(c) It suggests that the scattering is predominantly due to a single collision, because the chance of a single collision increases linearly with the number of target atoms, and hence linearly with thickness.
(d) In Thomson’s model, a single collision causes very little deflection. The observed average scattering angle can be explained only by considering multiple scattering. So it is wrong to ignore multiple scattering in the Thomson model. In Rutherford’s model, most of the scattering comes through a single collision and multiple scattering effects can be ignored as a first approximation.
The gravitational attraction between electron and proton in a hydrogen atom is weaker than the Coulomb attraction by a factor of about 10-40. An alternative way of looking at this fact is to estimate the radius of the first Bohr orbit of a hydrogen atom if the electron and proton were bound by gravitational attraction. You will find the answer interesting.
If electron and proton were bound by gravitational attraction, then
It is astonishing this value of r is much greater than the size of the universe.
Obtain an expression for the frequency of radiation emitted when a hydrogen atom
de-excites from the level it to level (n – 1). For large it, shows that this frequency equals the classical frequency of revolution of the electron in the orbit.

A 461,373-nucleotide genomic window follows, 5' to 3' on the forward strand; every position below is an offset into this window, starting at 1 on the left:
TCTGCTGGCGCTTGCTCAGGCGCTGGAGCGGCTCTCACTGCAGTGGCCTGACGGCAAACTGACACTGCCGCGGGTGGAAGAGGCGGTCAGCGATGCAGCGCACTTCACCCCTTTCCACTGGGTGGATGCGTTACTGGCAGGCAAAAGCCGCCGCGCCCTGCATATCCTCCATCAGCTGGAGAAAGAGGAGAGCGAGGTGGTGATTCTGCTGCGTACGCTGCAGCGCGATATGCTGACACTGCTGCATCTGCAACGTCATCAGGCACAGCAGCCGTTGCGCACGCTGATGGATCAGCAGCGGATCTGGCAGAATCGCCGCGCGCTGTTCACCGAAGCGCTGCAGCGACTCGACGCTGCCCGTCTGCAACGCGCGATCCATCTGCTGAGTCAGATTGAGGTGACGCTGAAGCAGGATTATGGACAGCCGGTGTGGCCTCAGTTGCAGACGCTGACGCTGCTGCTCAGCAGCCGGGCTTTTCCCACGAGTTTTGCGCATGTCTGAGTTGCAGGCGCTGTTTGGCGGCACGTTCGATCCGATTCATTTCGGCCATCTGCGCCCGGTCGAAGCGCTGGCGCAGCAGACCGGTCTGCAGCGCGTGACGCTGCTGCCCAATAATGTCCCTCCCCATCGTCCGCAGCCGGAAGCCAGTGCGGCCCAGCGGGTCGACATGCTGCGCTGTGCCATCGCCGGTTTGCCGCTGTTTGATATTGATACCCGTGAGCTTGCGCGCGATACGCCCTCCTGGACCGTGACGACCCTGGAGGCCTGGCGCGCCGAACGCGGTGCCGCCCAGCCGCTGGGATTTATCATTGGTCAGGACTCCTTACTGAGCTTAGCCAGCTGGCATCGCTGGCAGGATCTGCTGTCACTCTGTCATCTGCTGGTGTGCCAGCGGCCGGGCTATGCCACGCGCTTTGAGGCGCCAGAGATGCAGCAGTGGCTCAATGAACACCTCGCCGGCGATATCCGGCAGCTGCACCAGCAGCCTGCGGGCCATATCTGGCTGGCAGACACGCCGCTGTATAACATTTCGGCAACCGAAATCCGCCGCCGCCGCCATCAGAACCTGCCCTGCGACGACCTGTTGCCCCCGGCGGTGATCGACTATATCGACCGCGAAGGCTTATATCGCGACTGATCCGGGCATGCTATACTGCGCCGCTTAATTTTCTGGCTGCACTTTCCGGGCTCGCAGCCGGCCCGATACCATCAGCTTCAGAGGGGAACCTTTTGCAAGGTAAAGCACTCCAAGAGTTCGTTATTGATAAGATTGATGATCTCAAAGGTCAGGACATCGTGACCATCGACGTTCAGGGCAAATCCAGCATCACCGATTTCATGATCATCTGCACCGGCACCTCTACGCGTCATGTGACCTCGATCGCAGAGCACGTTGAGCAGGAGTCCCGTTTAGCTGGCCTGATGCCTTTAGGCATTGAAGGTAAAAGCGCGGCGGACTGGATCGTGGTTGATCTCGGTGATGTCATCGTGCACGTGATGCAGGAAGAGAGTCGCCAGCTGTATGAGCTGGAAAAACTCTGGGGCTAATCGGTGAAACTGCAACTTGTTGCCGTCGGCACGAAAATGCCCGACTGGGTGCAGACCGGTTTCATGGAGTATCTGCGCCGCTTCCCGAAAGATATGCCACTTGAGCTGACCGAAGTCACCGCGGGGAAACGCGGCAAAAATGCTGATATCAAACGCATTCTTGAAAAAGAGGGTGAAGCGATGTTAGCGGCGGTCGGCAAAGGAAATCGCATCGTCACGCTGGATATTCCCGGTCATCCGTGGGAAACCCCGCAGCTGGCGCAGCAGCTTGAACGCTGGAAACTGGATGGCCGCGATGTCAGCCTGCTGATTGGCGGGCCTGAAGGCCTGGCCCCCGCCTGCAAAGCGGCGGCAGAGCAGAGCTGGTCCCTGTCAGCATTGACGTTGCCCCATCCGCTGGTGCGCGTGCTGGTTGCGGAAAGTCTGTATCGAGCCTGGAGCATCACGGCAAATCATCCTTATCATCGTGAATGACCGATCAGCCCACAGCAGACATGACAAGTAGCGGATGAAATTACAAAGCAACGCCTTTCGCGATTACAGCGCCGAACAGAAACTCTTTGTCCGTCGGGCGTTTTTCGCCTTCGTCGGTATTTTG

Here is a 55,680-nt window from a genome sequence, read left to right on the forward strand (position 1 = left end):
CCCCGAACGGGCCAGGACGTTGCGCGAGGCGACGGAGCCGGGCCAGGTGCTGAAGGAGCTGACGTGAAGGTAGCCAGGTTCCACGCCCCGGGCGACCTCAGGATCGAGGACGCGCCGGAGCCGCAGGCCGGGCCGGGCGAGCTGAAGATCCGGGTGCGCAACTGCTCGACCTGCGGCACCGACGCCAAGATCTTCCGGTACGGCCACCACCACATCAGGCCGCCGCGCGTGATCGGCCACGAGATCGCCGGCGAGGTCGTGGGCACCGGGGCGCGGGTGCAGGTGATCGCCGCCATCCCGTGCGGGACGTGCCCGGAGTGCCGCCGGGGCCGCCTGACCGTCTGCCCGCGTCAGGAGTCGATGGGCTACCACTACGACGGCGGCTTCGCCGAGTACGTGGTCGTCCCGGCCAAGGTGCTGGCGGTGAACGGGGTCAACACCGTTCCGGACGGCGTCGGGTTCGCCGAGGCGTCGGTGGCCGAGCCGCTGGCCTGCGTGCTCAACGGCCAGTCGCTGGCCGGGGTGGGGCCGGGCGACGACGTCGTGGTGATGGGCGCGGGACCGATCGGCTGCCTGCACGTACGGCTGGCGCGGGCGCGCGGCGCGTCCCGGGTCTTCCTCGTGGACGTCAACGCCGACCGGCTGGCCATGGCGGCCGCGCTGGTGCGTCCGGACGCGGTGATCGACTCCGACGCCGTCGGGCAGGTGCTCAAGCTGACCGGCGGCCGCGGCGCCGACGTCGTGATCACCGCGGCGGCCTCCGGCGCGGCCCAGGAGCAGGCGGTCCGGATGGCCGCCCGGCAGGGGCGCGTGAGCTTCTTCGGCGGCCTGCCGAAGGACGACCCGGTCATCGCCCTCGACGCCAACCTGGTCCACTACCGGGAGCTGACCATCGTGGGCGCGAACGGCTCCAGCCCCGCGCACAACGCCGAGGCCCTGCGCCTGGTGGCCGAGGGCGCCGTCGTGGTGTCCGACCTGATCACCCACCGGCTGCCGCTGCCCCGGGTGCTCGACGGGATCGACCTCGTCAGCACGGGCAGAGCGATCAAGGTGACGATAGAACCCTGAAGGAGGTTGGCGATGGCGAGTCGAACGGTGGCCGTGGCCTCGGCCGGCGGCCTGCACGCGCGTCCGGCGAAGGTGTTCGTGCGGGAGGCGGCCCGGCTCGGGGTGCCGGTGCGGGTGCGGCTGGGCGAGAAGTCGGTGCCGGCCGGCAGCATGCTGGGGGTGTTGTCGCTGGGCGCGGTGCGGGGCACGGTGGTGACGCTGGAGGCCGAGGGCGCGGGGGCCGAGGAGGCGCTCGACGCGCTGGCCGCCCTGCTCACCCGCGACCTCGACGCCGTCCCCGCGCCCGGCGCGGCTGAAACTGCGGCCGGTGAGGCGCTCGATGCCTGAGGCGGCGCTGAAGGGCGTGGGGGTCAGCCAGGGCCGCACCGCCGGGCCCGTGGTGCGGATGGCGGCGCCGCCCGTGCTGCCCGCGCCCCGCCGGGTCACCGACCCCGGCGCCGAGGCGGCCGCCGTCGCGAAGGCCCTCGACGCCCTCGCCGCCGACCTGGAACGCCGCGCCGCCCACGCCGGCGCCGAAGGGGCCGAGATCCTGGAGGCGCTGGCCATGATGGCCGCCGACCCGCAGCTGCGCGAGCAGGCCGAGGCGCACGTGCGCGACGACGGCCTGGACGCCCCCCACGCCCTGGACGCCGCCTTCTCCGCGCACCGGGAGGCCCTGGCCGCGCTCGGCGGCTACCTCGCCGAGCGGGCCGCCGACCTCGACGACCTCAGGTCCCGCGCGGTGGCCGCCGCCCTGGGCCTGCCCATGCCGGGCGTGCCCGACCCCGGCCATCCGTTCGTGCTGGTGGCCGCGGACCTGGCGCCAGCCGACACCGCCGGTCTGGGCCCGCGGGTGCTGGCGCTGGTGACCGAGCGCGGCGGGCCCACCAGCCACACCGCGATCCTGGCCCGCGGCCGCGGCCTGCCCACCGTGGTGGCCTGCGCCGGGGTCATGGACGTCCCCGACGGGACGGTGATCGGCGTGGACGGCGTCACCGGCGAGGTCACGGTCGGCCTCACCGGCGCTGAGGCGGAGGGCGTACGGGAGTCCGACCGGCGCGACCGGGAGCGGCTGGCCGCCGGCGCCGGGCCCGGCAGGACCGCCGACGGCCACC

The energy of an electron in the nth orbit of a hydrogen atom is given by
i.e. frequencies are equal. This is called Bohr’s correspondence principle.
Classically, an electron can be in any orbit around the nucleus of an atom. Then what determines the typical atomic size? Why is an atom not, say, a thousand times bigger than its typical size? The question had greatly puzzled Bohr before he arrived at his famous model of the atom that you have learned in the text. To stimulate what he might well have done before his discovery, let us play as follows with the basic constants of nature and see if we can get a quantity with the dimensions of length that is roughly equal to the known size of an atom (~ 10-10m).
(a) Construct a quantity with the dimensions of length from the fundamental constants e, me, and c. Determine its numerical value.